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Cuff Bracelet Repair

Kathy, I’d like to make two comments about cuff bracelets before
addressing your repair directly. First, be sure to anneal the whole
bracelet well when you repair it. When you reinforce it,the former
thinnest spot on top will be replaced by the next thinnest spot, and
that will be where the next stress cracking will occur. This cracking
will be delayed somewhat if the area is annealed. The reason that the
bracelet cracks it that he is bending it when he puts it on and takes
it off. This brings us to my next point about cuffs. His cuff is too
large. If there is a big enough gap in a cuff to get it on and off
without any bending being necessary, then it will never crack. If the
design allows, cut material off to widen the gap so that he can just
barely get it on without bending. I try to do this whenever I get a
cracked cuff to repair, with the warning to never bend it again!

Once the piece is annealed, you can add a bit of sheet or wire in
back and it will most likely not crack there again, since it will
probably no longer be the thinnest spot, anyhow. If none of my design
ideas will work for you, perhaps you could anneal it for him on a
periodic basis, before it starts to crack again. Because if it keeps
getting bent without relieving the stress, crack it will! The repair
itself is not too trickey, if you are a good solderer. Use a high
temperature solder.I hope this helps.

M’lou Brubaker, Jeweler
Goodland, MN
www.craftswomen.com

The reason that the bracelet cracks it that he is bending it when
he puts it on and takes it off.

Too true! And, kibbitzer that I am, I cannot resist adding to this
point.

I am continually trying to educate my customers on the proper way to
"don and doff" a cuff bracelet-- ideally before they can wreck the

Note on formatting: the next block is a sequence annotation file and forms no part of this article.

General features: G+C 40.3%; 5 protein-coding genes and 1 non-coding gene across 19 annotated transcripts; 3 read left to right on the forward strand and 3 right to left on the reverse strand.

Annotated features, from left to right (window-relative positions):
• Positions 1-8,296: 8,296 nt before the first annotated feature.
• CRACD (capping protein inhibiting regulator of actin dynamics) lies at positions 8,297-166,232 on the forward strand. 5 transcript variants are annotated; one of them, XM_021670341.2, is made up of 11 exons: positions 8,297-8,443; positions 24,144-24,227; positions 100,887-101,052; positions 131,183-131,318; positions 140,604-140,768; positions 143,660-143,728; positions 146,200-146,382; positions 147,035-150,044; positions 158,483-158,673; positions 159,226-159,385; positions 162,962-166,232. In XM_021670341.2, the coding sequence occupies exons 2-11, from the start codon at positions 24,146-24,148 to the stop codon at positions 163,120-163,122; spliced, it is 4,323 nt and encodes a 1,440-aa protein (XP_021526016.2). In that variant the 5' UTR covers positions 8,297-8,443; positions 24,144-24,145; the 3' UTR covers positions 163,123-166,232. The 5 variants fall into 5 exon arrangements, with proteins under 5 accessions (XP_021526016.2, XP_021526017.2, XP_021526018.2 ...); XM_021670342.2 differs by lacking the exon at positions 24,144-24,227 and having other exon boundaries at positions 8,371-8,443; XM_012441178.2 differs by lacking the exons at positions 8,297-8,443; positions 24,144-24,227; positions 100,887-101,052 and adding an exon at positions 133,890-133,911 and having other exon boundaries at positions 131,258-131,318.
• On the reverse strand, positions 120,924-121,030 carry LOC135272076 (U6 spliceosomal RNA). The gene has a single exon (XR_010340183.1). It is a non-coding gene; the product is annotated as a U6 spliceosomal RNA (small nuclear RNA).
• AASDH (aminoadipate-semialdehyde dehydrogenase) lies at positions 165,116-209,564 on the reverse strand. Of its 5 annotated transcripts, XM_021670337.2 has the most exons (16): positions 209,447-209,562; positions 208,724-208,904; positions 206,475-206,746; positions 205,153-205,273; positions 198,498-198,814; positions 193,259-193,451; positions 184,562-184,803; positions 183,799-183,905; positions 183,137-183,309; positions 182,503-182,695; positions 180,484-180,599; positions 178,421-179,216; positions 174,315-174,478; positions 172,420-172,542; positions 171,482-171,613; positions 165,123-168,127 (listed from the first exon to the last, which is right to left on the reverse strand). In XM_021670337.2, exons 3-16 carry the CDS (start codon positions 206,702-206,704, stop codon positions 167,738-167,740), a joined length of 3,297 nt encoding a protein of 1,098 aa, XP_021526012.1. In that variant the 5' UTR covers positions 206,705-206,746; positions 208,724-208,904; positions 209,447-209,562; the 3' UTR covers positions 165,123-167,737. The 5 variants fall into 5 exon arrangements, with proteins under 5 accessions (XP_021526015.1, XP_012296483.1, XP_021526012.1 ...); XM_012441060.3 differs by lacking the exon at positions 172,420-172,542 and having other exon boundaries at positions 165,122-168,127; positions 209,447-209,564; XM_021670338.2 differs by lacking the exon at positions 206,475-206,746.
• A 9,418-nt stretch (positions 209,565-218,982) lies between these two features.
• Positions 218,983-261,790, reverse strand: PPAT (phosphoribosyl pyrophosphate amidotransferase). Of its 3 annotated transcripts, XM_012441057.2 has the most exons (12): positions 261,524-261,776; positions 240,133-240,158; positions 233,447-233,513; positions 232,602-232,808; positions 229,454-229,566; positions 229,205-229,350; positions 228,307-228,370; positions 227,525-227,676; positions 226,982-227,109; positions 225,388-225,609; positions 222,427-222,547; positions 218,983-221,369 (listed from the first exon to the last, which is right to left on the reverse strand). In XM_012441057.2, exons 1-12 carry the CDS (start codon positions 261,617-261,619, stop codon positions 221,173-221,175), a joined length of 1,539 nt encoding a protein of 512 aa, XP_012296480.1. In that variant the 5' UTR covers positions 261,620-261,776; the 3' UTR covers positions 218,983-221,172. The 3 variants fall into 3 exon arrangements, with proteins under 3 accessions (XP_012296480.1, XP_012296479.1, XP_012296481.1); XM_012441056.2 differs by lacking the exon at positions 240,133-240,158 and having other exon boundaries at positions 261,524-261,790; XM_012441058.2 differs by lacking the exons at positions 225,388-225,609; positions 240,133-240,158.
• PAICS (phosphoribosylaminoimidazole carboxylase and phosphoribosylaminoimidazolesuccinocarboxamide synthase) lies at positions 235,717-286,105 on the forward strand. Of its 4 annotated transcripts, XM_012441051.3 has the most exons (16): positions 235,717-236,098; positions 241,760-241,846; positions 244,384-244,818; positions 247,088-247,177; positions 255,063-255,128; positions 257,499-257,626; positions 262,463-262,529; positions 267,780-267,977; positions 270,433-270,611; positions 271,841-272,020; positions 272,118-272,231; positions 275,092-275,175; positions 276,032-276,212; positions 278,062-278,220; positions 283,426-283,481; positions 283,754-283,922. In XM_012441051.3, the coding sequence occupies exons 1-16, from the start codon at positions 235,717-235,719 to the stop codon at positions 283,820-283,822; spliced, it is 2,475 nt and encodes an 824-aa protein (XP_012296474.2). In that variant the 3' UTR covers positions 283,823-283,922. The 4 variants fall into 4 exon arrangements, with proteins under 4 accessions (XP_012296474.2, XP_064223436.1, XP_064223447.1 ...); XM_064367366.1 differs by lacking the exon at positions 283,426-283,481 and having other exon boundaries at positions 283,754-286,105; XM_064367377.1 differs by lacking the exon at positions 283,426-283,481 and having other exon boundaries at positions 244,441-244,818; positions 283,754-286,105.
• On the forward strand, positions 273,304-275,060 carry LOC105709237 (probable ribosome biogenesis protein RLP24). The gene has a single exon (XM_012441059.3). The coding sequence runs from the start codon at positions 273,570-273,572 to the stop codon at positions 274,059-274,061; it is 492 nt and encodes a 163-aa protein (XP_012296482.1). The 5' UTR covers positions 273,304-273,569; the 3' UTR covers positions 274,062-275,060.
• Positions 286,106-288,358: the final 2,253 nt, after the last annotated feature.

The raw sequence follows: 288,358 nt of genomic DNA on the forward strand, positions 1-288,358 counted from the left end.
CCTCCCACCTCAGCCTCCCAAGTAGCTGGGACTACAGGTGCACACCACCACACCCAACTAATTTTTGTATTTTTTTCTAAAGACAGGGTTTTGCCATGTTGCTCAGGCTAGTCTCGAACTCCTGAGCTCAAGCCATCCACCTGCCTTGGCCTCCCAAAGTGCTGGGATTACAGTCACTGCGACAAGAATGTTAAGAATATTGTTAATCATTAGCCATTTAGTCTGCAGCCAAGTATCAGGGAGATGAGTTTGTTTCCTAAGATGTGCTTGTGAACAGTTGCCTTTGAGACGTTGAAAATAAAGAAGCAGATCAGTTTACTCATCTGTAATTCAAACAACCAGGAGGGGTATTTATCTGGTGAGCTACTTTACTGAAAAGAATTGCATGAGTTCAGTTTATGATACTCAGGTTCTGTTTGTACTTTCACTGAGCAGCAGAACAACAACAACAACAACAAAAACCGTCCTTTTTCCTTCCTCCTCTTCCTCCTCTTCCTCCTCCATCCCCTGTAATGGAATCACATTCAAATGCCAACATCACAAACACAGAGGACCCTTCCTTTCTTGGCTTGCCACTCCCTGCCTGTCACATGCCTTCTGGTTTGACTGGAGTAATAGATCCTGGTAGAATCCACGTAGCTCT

one they’re trying on! Here’s an attempt to describe the method that
seems to be gentlest and allow the best-fitting bracelet (smallest
opening compared to arm size):

Start by pressing one end of the bracelet into the space between the
main tendons you can feel on the wrist, right in the center, just at
the narrowest part of the wrist. This point is where most people
wear a snug watch-- NOT where you can feel the bulge of the wrist
bones. The end of the bracelet will insert pretty readily between
the tendons, as long as it has no sharp places on it. Then
r-o-t-a-t-e the cuff from this point around the wrist. In other
words, that end stays put, and the other end travels in an arc first
past the near side of the wrist, then the back of the wrist, then
past the other side into place. If the bracelet will not go on this
way, it is too small, or at least too small an opening. Reversing
the process takes a little practice, and this is where the customer
usually reverts to their habitual abuse of cuff bracelets before I
can intervene.

If you can figure out what I’m describing here, you can avoid ever
bending a cuff again, though some people simply insist on squeezing
the bracelet tight once it is on. I think they think that is what
you’re “supposed” to do, and if it breaks, it is the maker’s fault!
Or they just plan to toss it and buy another when it breaks.

I hope you can make sense of this, and that it is useful.

–Noel